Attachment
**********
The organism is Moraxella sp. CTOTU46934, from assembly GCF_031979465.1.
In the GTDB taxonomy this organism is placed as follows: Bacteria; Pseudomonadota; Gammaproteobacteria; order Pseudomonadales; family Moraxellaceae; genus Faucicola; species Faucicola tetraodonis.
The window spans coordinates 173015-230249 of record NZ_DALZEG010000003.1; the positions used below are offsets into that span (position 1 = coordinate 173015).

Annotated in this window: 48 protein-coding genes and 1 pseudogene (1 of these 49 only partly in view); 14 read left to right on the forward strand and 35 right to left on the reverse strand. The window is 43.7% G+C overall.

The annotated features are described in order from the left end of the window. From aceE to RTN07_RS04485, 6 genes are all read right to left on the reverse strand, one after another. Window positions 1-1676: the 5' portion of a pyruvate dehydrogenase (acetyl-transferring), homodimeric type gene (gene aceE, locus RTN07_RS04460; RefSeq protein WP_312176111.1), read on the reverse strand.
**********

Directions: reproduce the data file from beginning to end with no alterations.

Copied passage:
The organism is Moraxella sp. CTOTU46934, from assembly GCF_031979465.1.
In the GTDB taxonomy this organism is placed as follows: Bacteria; Pseudomonadota; Gammaproteobacteria; order Pseudomonadales; family Moraxellaceae; genus Faucicola; species Faucicola tetraodonis.
The window spans coordinates 173015-230249 of record NZ_DALZEG010000003.1; the positions used below are offsets into that span (position 1 = coordinate 173015).

Annotated in this window: 48 protein-coding genes and 1 pseudogene (1 of these 49 only partly in view); 14 read left to right on the forward strand and 35 right to left on the reverse strand. The window is 43.7% G+C overall.

The annotated features are described in order from the left end of the window. From aceE to RTN07_RS04485, 6 genes are all read right to left on the reverse strand, one after another. Window positions 1-1676: the 5' portion of a pyruvate dehydrogenase (acetyl-transferring), homodimeric type gene (gene aceE, locus RTN07_RS04460; RefSeq protein WP_312176111.1), read on the reverse strand.